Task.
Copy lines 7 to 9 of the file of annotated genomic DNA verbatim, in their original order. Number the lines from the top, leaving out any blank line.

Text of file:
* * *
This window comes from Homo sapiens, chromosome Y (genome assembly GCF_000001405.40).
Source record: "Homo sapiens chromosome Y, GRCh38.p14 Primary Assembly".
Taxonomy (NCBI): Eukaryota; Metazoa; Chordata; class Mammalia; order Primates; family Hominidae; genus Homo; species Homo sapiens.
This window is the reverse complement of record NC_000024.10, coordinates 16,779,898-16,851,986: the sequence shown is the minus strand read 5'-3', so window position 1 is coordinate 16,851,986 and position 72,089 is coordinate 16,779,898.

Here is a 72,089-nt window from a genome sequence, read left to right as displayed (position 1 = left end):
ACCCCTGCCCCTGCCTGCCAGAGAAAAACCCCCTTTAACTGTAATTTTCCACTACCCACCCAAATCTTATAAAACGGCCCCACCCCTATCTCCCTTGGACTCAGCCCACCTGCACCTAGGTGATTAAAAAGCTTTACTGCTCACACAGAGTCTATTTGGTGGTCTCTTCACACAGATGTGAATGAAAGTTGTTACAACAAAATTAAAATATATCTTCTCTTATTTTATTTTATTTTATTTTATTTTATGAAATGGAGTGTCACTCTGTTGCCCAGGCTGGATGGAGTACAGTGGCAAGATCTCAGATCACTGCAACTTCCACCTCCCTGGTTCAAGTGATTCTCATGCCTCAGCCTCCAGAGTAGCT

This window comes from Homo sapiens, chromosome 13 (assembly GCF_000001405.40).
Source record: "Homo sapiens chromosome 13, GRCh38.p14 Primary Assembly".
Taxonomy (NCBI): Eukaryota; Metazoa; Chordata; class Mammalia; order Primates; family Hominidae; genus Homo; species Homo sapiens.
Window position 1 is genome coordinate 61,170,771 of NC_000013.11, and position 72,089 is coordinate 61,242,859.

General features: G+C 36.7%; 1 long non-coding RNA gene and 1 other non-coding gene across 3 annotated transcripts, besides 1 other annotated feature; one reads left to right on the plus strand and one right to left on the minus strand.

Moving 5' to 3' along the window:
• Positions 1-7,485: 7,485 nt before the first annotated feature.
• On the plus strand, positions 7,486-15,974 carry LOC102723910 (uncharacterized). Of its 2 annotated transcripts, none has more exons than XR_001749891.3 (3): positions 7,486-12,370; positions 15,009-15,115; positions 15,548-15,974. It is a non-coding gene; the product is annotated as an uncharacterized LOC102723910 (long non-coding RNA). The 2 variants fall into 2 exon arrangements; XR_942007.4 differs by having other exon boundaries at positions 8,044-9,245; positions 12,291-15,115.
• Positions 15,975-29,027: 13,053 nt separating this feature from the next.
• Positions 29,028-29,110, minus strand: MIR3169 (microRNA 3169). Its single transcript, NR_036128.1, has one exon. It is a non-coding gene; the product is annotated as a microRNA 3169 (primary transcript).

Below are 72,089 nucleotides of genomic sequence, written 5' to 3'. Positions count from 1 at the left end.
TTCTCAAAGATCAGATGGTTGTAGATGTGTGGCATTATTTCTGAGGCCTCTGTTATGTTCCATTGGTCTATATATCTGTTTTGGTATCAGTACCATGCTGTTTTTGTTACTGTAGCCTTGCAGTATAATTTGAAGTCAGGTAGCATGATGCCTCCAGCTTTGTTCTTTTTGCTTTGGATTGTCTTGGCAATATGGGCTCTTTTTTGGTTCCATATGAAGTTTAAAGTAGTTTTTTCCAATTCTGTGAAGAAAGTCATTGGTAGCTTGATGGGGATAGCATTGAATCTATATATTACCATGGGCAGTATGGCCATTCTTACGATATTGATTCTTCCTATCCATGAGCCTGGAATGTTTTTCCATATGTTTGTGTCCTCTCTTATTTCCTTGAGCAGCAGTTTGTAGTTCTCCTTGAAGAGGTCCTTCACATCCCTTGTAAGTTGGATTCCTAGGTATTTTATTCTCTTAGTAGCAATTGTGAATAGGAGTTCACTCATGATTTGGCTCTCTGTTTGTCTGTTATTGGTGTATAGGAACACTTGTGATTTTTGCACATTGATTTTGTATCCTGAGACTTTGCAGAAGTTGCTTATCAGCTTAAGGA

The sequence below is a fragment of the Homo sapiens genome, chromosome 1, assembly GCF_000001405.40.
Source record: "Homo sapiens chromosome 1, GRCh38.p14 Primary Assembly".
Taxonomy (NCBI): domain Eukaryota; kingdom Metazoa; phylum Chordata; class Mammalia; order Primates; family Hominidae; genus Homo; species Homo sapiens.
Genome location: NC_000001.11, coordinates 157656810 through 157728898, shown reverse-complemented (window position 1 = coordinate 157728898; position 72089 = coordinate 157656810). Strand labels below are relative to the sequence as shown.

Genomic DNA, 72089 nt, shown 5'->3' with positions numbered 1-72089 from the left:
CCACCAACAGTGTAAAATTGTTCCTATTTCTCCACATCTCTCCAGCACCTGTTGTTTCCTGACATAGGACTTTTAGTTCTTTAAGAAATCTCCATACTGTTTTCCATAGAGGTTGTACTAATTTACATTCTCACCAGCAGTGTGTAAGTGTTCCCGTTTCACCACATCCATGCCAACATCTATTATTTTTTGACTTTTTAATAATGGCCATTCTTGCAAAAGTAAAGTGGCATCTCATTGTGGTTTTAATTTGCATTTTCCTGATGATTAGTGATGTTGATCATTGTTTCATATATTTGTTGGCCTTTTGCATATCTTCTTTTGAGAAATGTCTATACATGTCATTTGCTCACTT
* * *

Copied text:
This window comes from Homo sapiens, chromosome 13 (assembly GCF_000001405.40).
Source record: "Homo sapiens chromosome 13, GRCh38.p14 Primary Assembly".
Taxonomy (NCBI): Eukaryota; Metazoa; Chordata; class Mammalia; order Primates; family Hominidae; genus Homo; species Homo sapiens.